Skred deals damage to target creature equal to the number of snow permanents you control.
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|Commander / EDH||Legal|
Latest Decks as Commander
2 months ago
2 months ago
I enjoy playing competitive EDH and one of the recently spoiled Strixhaven cards I already know is going to shake-up my meta and make things difficult for me. Namely Witherbloom Apprentice is the card I'm dreading as it can close out a game if it's controller casts Chain of Smog as it can be copied infinitely if the controller always targets themself with it. It's very likely every BGx deck in my play group is going to run this combo given how easy it is to setup and when you pair the possibility of closing out the game on turn two through Dark Ritual or Sol Ring into a mana rock, it becomes a lethal threat I can't ignore when making deck building decisions. As such, I feel I need to add another one mana creature removal spell in my deck, but I'm stumped over which spell I should include not just to address this potential combo but also have the most practical use outside of it as well.
My current list of removal spells are: Path to Exile , Swords to Plowshares , Sinister Concoction , Dismember , Lightning Axe , Molten Vortex , Red Elemental Blast , Pyroblast and Terminate (I enjoy playing more reactively than proactively.)
The removal spells I'm considering are: Dark Betrayal , Fatal Push , Human Frailty , Lightning Bolt , Magma Spray , Weight of Spires and Seal of Fire . (The last one I'm considering for its use around counterspells by casting it early.)
Notable exclusions are: Deadly Rollick , Defile , Dispatch , Force of Despair , Galvanic Blast , Murderous Cut , Mutual Destruction , Necrotic Wound , Pyrokinesis , Reckless Rage , Skred and Tragic Slip as I feel I don't have the means to meet these card restrictions consistent enough to be useful in my deck, especially in the early game. I'm also not considering two mana removal spells like Go for the Throat because I feel at this point cost effectiveness matters more than removal range.
Of course the best removal spell is going to depend heavily on the meta, but I'm generally trying to figure out which of the spells I'm considering is the best in a competitive environment in general. I'm looking for feedback and second opinions on whether you think any of the spells shines well above the rest through your own play experiences. I appreciate any insight I can get, thanks.
3 months ago
3 months ago
@TriusMalarky While Twin can force a land to get tapped on turn 3 to prevent 3 mana spells from getting cast you do need to remember doing so leaves the combo piece open to sorcery speed removal such as a Dreadbore , Flame Slash or Declaration in Stone in the first game and in the second and third game it allows cards like Torpor Orb or Blind Obedience to be played - tapping all out to put the combo piece down means you won't have counter-mana up to stop these effects from hitting the board and often the Twin player will instead choose to cast the combo piece on the endstep of their opponent's turn incase if there is a sorcery-speed threat such as T-orb that needs to be countered on their opponent's turn instead. The Twin player will (in most cases) only choose to preemptively tap down the land if they know their opponent is mana-screwed, if they don't have a counterspell in hand or if they know their opponent is running Twin to further stall the opponent's combo. With that said I wouldn't entirely discount 3 mana answers that can be made uncounterable by Cavern of Souls or Aether Vial or 3 mana spells that completely disable the deck beyond repair such as Unmoored Ego if they resolve.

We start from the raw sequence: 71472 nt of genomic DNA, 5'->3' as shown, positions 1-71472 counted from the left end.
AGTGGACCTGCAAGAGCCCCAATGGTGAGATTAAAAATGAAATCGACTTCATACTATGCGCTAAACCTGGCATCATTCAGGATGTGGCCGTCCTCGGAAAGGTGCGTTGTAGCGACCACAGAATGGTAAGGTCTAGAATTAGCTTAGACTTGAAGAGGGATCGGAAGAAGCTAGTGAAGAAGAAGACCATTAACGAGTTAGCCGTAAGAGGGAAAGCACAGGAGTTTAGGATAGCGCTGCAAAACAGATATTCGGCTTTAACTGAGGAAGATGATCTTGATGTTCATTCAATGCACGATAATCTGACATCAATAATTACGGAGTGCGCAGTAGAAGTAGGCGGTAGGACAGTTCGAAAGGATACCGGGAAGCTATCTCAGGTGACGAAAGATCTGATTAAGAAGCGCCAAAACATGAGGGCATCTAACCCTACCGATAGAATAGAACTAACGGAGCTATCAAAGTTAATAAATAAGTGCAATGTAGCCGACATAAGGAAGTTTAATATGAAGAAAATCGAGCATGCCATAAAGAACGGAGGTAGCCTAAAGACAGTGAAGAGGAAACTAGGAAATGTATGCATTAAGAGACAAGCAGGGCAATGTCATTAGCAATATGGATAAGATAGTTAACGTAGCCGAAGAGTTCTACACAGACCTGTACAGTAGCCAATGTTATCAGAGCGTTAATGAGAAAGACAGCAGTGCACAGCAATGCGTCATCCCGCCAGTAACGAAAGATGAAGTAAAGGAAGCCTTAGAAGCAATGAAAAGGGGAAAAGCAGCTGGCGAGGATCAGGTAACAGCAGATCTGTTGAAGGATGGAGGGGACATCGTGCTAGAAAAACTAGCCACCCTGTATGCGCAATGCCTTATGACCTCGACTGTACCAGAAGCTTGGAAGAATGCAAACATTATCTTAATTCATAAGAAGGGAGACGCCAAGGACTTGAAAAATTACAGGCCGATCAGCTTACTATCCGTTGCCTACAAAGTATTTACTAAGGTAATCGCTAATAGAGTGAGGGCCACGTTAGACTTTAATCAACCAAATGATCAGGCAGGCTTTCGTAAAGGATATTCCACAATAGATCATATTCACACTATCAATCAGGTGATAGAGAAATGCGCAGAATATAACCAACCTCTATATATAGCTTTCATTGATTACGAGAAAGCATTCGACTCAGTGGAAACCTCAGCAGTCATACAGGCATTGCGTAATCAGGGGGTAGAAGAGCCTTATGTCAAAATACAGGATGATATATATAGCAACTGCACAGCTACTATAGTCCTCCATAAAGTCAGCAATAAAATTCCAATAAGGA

I also think it would be more problematic for Twin decks to also splash in a third color for enchantment removal. One aspect that made Twin decks so oppressive was a solid portion of them would include copies of Blood Moon in the mainboard in order for it to be more difficult for their opponents to interact with their combo. Dedicating to a third color to run Dovin's Veto is going to come with not being able to run Blood Moon while being easier for the Twin deck to also get disrupted by an opponent's potential Blood Moon as well. On the other hand, Blood Moon has also been made weaker in the meta as Cleansing Wildfire and Force of Vigor make effective get out of jail free cards from sideboard.